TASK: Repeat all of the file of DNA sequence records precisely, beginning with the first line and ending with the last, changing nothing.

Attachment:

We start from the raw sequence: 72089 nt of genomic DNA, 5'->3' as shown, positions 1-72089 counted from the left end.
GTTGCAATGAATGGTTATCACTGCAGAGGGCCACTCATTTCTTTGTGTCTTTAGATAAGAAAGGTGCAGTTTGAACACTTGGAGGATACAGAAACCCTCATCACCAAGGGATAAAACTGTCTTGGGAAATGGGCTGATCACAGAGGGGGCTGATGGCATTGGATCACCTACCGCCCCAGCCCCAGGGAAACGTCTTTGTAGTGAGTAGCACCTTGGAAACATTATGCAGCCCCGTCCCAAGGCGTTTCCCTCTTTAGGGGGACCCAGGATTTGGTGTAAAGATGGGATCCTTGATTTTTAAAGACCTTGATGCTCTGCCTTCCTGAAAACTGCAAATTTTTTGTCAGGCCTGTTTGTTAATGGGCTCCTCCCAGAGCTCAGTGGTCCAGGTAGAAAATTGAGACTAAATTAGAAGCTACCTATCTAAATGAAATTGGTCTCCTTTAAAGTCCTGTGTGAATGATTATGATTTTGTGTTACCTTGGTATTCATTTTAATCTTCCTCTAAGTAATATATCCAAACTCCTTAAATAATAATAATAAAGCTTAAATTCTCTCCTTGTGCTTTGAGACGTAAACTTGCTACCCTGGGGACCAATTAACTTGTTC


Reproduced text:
We start from the raw sequence: 72089 nt of genomic DNA, 5'->3' as shown, positions 1-72089 counted from the left end.
GTTGCAATGAATGGTTATCACTGCAGAGGGCCACTCATTTCTTTGTGTCTTTAGATAAGAAAGGTGCAGTTTGAACACTTGGAGGATACAGAAACCCTCATCACCAAGGGATAAAACTGTCTTGGGAAATGGGCTGATCACAGAGGGGGCTGATGGCATTGGATCACCTACCGCCCCAGCCCCAGGGAAACGTCTTTGTAGTGAGTAGCACCTTGGAAACATTATGCAGCCCCGTCCCAAGGCGTTTCCCTCTTTAGGGGGACCCAGGATTTGGTGTAAAGATGGGATCCTTGATTTTTAAAGACCTTGATGCTCTGCCTTCCTGAAAACTGCAAATTTTTTGTCAGGCCTGTTTGTTAATGGGCTCCTCCCAGAGCTCAGTGGTCCAGGTAGAAAATTGAGACTAAATTAGAAGCTACCTATCTAAATGAAATTGGTCTCCTTTAAAGTCCTGTGTGAATGATTATGATTTTGTGTTACCTTGGTATTCATTTTAATCTTCCTCTAAGTAATATATCCAAACTCCTTAAATAATAATAATAAAGCTTAAATTCTCTCCTTGTGCTTTGAGACGTAAACTTGCTACCCTGGGGACCAATTAACTTGTTC